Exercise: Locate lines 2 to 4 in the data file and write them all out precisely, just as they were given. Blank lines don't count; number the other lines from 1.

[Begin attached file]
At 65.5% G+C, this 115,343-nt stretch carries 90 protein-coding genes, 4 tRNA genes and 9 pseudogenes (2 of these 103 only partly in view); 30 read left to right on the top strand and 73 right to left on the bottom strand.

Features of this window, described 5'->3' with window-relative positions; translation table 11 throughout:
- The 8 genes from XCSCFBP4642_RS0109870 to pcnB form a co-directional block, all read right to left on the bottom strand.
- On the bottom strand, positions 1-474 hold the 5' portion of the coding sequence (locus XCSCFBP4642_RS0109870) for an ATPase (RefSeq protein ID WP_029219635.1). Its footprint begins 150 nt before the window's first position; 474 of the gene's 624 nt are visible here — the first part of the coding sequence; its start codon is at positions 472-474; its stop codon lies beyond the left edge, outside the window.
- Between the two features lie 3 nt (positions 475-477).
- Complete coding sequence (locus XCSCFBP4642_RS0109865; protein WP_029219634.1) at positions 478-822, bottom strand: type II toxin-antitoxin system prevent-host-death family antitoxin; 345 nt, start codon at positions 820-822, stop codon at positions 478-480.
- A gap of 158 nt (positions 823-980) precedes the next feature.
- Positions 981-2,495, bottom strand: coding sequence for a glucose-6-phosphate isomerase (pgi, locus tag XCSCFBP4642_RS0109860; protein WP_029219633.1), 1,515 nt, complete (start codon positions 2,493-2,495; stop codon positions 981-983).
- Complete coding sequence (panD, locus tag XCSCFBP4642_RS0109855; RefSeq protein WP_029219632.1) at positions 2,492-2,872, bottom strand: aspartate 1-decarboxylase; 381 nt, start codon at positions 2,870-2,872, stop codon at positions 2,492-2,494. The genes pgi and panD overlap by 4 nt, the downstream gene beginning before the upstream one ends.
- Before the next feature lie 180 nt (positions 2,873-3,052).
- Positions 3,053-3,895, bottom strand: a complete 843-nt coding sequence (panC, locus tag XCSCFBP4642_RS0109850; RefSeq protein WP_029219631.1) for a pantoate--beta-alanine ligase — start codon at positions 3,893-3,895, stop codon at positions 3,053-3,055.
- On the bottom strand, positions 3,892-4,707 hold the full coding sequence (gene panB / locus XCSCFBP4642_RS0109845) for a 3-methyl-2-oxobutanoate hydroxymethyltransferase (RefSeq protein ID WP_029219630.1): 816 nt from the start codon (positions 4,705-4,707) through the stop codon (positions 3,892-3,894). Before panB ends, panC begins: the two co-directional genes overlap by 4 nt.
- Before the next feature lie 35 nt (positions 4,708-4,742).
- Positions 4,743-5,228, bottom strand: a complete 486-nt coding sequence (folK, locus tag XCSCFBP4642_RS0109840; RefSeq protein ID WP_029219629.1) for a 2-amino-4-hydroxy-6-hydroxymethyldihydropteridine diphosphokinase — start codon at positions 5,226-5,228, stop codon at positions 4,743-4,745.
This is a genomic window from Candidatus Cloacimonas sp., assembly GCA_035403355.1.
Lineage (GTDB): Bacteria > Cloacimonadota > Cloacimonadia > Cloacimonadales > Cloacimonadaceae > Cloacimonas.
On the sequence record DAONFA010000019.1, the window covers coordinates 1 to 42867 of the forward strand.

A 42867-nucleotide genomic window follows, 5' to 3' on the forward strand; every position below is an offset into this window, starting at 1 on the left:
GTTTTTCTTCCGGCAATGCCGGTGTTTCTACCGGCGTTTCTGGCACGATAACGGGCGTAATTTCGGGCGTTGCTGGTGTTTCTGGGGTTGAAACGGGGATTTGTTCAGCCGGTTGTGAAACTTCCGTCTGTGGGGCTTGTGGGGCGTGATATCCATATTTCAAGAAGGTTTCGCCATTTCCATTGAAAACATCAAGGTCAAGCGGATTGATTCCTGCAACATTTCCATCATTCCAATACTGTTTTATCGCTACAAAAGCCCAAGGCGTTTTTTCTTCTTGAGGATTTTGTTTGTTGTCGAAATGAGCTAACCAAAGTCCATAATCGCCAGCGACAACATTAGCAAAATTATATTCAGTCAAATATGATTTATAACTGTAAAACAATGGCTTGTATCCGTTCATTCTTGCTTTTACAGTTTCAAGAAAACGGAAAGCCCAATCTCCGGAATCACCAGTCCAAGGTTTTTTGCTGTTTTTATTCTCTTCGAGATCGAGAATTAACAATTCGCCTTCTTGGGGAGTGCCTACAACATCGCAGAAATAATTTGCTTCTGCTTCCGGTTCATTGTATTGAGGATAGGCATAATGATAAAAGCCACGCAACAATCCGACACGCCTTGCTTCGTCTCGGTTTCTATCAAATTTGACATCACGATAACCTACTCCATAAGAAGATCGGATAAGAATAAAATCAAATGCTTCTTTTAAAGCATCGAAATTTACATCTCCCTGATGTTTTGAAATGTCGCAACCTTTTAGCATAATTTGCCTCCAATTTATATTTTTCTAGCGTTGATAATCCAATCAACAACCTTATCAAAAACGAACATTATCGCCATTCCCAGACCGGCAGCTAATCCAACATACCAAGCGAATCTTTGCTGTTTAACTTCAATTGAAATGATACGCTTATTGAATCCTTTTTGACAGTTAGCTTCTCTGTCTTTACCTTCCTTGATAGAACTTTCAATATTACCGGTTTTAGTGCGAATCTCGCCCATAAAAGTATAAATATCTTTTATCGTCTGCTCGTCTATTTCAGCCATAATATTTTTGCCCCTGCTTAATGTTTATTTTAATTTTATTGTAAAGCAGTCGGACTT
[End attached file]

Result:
Features of this window, described 5'->3' with window-relative positions; translation table 11 throughout:
- The 8 genes from XCSCFBP4642_RS0109870 to pcnB form a co-directional block, all read right to left on the bottom strand.
- On the bottom strand, positions 1-474 hold the 5' portion of the coding sequence (locus XCSCFBP4642_RS0109870) for an ATPase (RefSeq protein ID WP_029219635.1). Its footprint begins 150 nt before the window's first position; 474 of the gene's 624 nt are visible here — the first part of the coding sequence; its start codon is at positions 472-474; its stop codon lies beyond the left edge, outside the window.